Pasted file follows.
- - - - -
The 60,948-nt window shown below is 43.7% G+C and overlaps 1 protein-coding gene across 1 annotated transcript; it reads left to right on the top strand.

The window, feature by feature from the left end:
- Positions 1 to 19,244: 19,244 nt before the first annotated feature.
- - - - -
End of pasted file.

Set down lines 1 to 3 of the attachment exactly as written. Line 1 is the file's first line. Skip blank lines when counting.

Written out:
The 60,948-nt window shown below is 43.7% G+C and overlaps 1 protein-coding gene across 1 annotated transcript; it reads left to right on the top strand.

The window, feature by feature from the left end:
- Positions 1 to 19,244: 19,244 nt before the first annotated feature.